We’re heading into yet another week of family celebrations (another niece’s wedding, plus a cousin’s) so I shall condense my blogging for the moment into a link dump of sorts.
Under the category “Now there’s a surprise” (sarcasm being my forte), I bring you the following:
Haniyeh (Hamas PM) promises difficult days ahead for Israel. I’m not sure why this is considered news. Now if he’d said “I promise sweetness and light ahead for Israel” – now that would indeed have been news.
The second part of this non-surprise is that Haniyeh was talking in Tunisia – yes, that Tunisia that is supposed to have become so tolerant after its revolution and now tolerates racist antisemitic speech from its terrorist guests.
Speaking of which, and another in the non-surprise category, Amnesty says state repression will continue in 2012 even in the face of the Arab “Spring”. I admit we all had high hopes at the beginning, but very quickly it became evident that matters would either remain the same, or most likely become worse in post-revolution Middle Eastern countries.
Of course what Amnesty declares overtly now is what Israel was warning about from the beginning – and was roundly condemned for its pessimism. Are we allowed to say “I told you so”?
Non-surpise no. 3: Algerian Islamists back Turkey in their genocide row with France:
Bouguerra Soltani, head of the Social Movement for Peace (MSP) party, backed Turkish Prime Minister Recep Tayyip Erdogan after he was criticized by Algerian Prime Minister Ahmed Ouyahia.
Turkey has accused France of hypocrisy for pushing a bill that would make it a crime for anyone to deny that the 1915-17 killing of Armenians by Ottoman Turks amounted to genocide.
The Iranians continue their search for international friends with Mahmoud Ahmadinejad launching a tour of US foes in Latin America.
Ahmadinejad will meet fellow US foe and firebrand Venezuelan President Hugo Chavez during a four-nation trip that coincides with rising global alarm over Tehran’s reputed attempts to build an atomic weapon –a charge Tehran denies.
Ahmadinejad’s talks with Chavez will be followed Tuesday with a trip to Nicaragua to attend the inauguration of its recently re-elected leader Daniel Ortega. Stops in Cuba and Ecuador will round off the tour.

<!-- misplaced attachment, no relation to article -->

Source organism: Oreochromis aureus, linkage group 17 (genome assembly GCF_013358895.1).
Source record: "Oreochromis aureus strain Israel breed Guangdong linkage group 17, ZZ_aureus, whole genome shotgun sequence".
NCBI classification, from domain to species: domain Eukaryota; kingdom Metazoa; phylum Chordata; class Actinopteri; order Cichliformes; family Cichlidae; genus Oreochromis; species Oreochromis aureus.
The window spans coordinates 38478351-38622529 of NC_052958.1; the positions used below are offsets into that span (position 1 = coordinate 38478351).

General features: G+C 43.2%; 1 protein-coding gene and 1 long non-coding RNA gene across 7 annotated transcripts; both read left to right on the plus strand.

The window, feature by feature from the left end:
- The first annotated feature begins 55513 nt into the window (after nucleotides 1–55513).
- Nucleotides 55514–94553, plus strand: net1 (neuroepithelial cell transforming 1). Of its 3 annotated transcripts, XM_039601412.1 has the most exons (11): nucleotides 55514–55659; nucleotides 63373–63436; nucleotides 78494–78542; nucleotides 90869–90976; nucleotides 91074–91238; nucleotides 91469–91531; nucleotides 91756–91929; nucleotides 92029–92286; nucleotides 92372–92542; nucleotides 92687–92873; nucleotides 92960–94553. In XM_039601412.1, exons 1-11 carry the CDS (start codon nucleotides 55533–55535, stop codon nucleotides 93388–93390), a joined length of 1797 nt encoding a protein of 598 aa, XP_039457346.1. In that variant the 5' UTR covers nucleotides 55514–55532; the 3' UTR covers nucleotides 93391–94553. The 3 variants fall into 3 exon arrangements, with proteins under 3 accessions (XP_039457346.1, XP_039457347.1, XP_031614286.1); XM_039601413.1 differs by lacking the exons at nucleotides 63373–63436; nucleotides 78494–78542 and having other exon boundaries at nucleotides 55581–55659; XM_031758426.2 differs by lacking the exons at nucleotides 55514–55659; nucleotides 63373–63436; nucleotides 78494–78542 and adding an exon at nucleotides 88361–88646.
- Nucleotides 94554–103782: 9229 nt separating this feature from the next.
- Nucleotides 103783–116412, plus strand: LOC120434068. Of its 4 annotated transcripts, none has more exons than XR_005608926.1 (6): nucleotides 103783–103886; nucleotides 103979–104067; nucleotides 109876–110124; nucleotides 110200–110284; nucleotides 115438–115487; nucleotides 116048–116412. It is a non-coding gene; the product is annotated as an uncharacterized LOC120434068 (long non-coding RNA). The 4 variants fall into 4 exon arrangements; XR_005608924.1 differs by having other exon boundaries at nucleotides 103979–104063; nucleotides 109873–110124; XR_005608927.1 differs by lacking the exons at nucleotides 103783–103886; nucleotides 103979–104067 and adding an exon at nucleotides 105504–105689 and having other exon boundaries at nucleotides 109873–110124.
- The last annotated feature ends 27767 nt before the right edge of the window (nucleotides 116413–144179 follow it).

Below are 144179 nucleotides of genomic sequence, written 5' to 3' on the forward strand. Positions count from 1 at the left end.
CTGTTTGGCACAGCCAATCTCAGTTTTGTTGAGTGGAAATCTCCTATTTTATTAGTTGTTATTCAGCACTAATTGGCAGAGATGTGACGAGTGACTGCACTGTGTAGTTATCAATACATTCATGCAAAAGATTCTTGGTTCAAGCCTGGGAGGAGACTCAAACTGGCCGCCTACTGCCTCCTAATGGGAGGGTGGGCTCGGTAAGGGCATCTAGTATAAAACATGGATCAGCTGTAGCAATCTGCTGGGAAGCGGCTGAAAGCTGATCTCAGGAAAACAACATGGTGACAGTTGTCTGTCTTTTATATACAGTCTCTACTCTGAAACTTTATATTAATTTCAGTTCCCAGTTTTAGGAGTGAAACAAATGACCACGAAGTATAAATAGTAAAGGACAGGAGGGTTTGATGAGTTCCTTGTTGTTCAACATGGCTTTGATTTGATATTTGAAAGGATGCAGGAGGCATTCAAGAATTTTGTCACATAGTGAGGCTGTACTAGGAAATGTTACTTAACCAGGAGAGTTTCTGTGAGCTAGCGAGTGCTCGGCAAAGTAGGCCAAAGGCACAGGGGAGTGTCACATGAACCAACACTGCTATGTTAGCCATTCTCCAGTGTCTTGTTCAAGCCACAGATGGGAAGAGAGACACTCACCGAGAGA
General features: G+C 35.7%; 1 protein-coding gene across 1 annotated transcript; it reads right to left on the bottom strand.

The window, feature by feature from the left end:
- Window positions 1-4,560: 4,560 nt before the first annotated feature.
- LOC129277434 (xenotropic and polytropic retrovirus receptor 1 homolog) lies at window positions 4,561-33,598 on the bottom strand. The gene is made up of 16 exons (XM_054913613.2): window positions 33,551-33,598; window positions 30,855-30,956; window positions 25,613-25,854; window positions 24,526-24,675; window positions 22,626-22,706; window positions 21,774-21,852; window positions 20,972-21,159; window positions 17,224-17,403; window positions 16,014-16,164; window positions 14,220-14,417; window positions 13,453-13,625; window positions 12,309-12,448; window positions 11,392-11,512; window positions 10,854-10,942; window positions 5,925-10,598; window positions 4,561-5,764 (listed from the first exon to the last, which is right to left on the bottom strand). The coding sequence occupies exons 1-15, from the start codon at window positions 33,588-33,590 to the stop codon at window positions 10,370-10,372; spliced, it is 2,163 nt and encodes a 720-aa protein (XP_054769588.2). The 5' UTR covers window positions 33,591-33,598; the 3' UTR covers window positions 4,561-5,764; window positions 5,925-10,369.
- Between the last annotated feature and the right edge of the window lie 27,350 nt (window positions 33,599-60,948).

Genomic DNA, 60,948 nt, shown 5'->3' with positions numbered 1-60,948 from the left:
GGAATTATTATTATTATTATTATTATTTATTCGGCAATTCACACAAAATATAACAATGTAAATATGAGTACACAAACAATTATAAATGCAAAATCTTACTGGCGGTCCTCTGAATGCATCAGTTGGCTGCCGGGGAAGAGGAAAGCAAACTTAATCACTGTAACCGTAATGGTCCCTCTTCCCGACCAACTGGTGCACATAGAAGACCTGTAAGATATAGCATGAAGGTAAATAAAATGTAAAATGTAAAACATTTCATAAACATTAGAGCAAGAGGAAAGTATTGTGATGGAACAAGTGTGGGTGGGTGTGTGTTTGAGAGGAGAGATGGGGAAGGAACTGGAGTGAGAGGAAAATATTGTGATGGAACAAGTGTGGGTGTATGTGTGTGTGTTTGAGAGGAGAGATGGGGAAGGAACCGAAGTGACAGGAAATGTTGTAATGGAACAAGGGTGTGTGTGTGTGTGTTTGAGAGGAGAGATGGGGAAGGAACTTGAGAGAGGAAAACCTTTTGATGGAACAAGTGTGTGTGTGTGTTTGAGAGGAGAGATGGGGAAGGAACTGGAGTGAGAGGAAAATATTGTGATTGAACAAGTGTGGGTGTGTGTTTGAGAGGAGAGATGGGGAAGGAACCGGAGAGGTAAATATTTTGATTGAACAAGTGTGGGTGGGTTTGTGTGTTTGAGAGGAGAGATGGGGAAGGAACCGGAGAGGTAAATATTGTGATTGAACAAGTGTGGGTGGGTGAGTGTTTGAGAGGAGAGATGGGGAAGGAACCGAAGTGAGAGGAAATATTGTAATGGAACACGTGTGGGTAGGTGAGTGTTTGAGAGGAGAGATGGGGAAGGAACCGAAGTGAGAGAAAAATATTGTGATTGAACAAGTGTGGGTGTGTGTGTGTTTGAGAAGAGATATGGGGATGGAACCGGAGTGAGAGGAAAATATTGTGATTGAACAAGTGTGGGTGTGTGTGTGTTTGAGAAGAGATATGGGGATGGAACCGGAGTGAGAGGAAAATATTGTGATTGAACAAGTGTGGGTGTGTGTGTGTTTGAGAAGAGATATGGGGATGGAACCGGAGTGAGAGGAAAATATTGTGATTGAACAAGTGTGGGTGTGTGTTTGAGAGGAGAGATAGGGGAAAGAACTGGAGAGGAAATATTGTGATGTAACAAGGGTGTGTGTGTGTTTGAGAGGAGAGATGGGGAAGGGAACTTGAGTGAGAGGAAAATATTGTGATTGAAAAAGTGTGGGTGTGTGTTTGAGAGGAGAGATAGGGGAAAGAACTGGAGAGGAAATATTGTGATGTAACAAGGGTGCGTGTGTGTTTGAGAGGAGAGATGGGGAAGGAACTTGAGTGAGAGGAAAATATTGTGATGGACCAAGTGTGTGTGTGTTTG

All four countries have frosty ties with the United States, and their leaders have in the past four years made numerous Tehran visits to build up diplomatic and business links while relations with Washington have worsened.
And just in case your Monday morning blues were not all used up by the above news, we read that Iran’s underground nuclear site is almost operational. Again, this is something that Israel has been warning the world about for years but has been ignored until almost too late.
In order that you shouldn’t start the week on too down a note, here’s a non-surprise that is not all bad: Large-scale terrorist attack thwarted when 12 pipe bombs were found at a checkpoint. The unsurprising part is that there was yet another attempted terrorist attack. The good part of course is that it was foiled in time.
Border Police Sunday morning foiled large-scale terrorist attacks by Palestinian Authority Arabs who carried pipe bombs and an 8-inch commando knife when they were searched at a security fence checkpoint in Samaria.
The planned attack is one of the latest in a growing number of terrorist threats that have been attributed to the release of more than 1,000 terrorists in exchange for the return of kidnapped IDF soldier Gilad Shalit, and to the Palestinian Authority bid for United Nations recognition instead of returning to direct talks with Israel.
When you read further details, the thwarted attack is even more chilling:
The four were last in line to enter the Samaria Military Court when one of the soldiers stationed at the crossing, from the Military Police, spotted wires protruding from under his jacket.
The officers shut down the crossing and ordered the Palestinian to undress and discovered three pipe bombs. Another eight were discovered in his bag together with a homemade pistol, several bullets and a commando knife.
“I don’t remember such a large cache of bombs caught on one person,” Lt.-Col. Erez, commander of the Haruv Battalion said.
Three other Palestinians who were in line with the man carrying the weapons were also detained. The IDF suspects that the attack was planned against the Samaria Military Court, since the line the Palestinians were standing in only goes into the court and back out.
We can but hope that future surprises will be of the pleasant kind – although I will not be holding my breath.